A Matter of Life and Death.jpg
Marc-Andreas Calanches, Warwick Business School, University of Warwick

Student Ambassador Review: A Matter of Life and Death

Posted by on

A Matter of Life and Death was made at the request of the British Ministry of Information in the 1940s, let’s just start with that. Originally, the idea was to use it as propaganda to stress the importance and necessity of goodwill between America and Britain.

This “mission” led to Michael Powell and Emeric Pressburger directing one of their best films. In this tale, British World War II pilot Peter D. Carter, played by David Niven, jumps out his flaming plane, without a parachute, but against all odds still manages to survive. As he was supposed to die, a messenger from the “other side” named Conductor 71 comes to pick him up and take him where he ought to be. Nevertheless, as Carter fell in love with an American radio operator after his inexplicable escape, he refuses to die and decides to appeal his case before a celestial court.

Surreal is the adequate word to describe the overall feel emanating from this feature. The extravagance and originality of the decors, the settings, is just one of the reasons why this picture stands out. The stairway to heaven especially is remarkable, in its dimensions and architecture.

The dialogues, and more specifically the words used by the characters, are chosen so to give them a certain wit and vivacity when they express themselves, which makes this experience all the more enjoyable.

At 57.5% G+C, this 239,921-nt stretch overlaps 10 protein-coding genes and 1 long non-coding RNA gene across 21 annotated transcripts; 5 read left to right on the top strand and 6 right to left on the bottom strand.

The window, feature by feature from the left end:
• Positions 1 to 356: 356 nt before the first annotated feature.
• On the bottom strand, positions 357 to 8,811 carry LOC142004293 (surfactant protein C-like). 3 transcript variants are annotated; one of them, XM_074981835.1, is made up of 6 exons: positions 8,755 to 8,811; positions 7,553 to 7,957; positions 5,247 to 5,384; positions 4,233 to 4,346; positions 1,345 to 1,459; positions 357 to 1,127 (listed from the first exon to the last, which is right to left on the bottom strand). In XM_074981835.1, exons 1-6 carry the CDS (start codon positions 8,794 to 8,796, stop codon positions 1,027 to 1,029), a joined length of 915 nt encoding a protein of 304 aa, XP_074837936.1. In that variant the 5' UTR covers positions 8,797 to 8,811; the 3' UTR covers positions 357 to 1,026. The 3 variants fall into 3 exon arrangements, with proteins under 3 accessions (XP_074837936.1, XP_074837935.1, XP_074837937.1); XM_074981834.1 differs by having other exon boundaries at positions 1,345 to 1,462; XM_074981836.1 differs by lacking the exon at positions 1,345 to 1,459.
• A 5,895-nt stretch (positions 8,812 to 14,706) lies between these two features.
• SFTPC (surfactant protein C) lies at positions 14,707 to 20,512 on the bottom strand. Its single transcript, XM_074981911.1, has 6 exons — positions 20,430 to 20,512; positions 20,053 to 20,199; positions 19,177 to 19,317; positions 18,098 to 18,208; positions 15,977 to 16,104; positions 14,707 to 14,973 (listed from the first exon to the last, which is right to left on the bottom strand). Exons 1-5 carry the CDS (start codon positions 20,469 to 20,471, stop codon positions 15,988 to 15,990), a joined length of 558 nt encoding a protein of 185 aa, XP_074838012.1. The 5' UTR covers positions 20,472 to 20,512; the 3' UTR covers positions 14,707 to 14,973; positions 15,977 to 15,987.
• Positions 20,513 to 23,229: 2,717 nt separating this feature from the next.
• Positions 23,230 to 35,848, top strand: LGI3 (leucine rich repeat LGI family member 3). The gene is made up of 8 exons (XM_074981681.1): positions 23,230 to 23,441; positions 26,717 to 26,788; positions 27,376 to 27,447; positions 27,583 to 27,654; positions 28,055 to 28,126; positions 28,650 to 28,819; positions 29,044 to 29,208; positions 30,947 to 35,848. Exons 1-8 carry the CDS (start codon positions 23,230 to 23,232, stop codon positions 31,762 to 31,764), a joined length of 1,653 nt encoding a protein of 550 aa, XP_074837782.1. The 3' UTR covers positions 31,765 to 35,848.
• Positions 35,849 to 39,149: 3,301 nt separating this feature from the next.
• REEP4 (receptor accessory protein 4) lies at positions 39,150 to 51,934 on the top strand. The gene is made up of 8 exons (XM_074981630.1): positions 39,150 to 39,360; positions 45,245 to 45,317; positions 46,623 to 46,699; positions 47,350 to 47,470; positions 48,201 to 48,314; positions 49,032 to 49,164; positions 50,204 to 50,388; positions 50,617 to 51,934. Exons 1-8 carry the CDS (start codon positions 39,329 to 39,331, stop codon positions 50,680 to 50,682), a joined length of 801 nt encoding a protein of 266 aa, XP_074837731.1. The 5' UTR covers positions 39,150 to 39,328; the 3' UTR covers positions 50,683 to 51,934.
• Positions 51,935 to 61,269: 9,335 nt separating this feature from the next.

It is safe to say that this film is a fantasy, as a genre, but also in the literate sense of the word. Seeing all these over the top and caricatural characters interacting and arguing, with this constant touch of absurdity, makes watching this picture all the more entertaining, and quite a singular experience. Strangely enough (or not), this bizarreness will make you, as a spectator, even more curious and attentive to the course of the action, drawing you even deeper into the story. And this is what gives range to this film.

Conductor 71 was the cherry on top. His allure and attire made me wonder whether he was the Mad Hatter’s French distant cousin. Both characters have this hallucinatory yet charming vibe, that is so dear to this film, as well as Alice in Wonderland.

I will leave you with this: If the law follows love, then is it truly reasonable?

blog comments powered by Disqus